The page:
Researchers in Australia's University of Sydney have found a way to manipulate laser light at a fraction of the cost of current technology. The discovery could help drive down costs in industries as diverse as telecommunications, medical diagnostics and consumer optoelectronics.
The research team, led by Dr Girish Lakhwani from the University of Sydney Nano Institute and School of Chemistry, has used inexpensive perovskite crystals to make Faraday rotators. These manipulate light in a range of devices across industry and science by altering a fundamental property of light – its polarization. This gives scientists and engineers the ability to stabilize, block or steer light on demand.
Faraday rotators are used at the source of broadband and other communication technologies, blocking reflected light that would otherwise destabilize lasers and amplifiers. They are used in optical switches and fiber-optic sensors as well.
Dr Lakhwani said: “The global optical switches market alone is worth more than $4.5 billion USD and is growing. The major competitive advantage perovskites have over current Faraday isolators is the low cost of material and ease of processing that would allow for scalability.”
To date, the industry standard for Faraday rotators has been terbium-based garnets. Dr Lakhwani and colleagues at the Australian Research Centre of Excellence in Exciton Science have used lead-halide perovskites, which could prove a less expensive alternative.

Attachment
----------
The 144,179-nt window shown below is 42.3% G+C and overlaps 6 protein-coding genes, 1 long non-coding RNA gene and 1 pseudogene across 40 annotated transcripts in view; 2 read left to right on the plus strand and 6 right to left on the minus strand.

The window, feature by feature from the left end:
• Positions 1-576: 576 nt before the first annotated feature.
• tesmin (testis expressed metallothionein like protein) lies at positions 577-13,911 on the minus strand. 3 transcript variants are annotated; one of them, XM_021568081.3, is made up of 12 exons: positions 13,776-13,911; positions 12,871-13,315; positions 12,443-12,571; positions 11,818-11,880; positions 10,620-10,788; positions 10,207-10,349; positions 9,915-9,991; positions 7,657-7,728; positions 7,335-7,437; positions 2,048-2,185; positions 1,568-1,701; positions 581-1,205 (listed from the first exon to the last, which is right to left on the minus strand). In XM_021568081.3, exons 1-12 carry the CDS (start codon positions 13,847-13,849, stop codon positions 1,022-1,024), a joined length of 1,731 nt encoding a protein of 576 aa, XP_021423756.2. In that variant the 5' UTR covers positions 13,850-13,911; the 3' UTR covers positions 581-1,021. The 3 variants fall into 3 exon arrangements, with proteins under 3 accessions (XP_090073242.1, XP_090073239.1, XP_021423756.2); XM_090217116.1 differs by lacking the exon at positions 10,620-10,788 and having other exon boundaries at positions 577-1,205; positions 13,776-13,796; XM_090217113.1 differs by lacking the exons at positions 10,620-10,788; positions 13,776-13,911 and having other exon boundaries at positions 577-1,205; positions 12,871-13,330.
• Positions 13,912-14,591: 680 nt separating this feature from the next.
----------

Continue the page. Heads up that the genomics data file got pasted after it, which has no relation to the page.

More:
“Interest in perovskites really started with solar cells,” said Dr Randy Sabatini, a postdoctoral researcher leading the project in the Lakhwani group.
“They are efficient and much less expensive than traditional silicon cells, which are made using a costly process known as the Czochralski or Cz method. Now, we’re looking at another application, Faraday rotation, where the commercial standards are also made using the Cz method. Just like in solar cells, it seems like perovskites might be able to compete here as well.”
In their paper, the team shows that the performance of perovskites can rival that of commercial standards for certain colors within the visible spectrum.
“As part of the ARC Centre of Excellence in Exciton Science (ACEx), we benefited from the exchange of ideas through this high-caliber center,” Dr Lakhwani said. Collaborators included the ACEx groups of Professor Udo Bach at Monash University and Dr Asaph Widmer-Cooper at Sydney, as well as the Professor Anita Ho-Baillie group at UNSW. Professor Ho-Baillie has since joined the University of Sydney as the inaugural John Hooke Chair of Nanoscience.
“We’ve been looking into Faraday rotation for quite some time,” Dr Lakhwani said. “It’s very difficult to find solution-processed materials that rotate light polarization effectively. Based on their structure, we were hoping that perovskites would be good, but they really surpassed our expectations.”
Looking ahead, the search for other perovskite materials should be aided by modelling.
“For most materials, the classical theory used to predict Faraday rotation performs very poorly,” said Dr Stefano Bernardi, a postdoctoral researcher in the Widmer-Cooper group at the University of Sydney. “However, for perovskites the agreement is surprisingly good, so we hope that this will allow us to create even better crystals.”
The team has also performed thermal simulations to understand how a real device would function. However, there is still work to be done to make commercial application a reality.
“We plan on continuing to improve the crystal transparency and growth reproducibility,” said Chwenhaw Liao, from UNSW. “However, we’re very happy with the initial progress and are optimistic for the future.”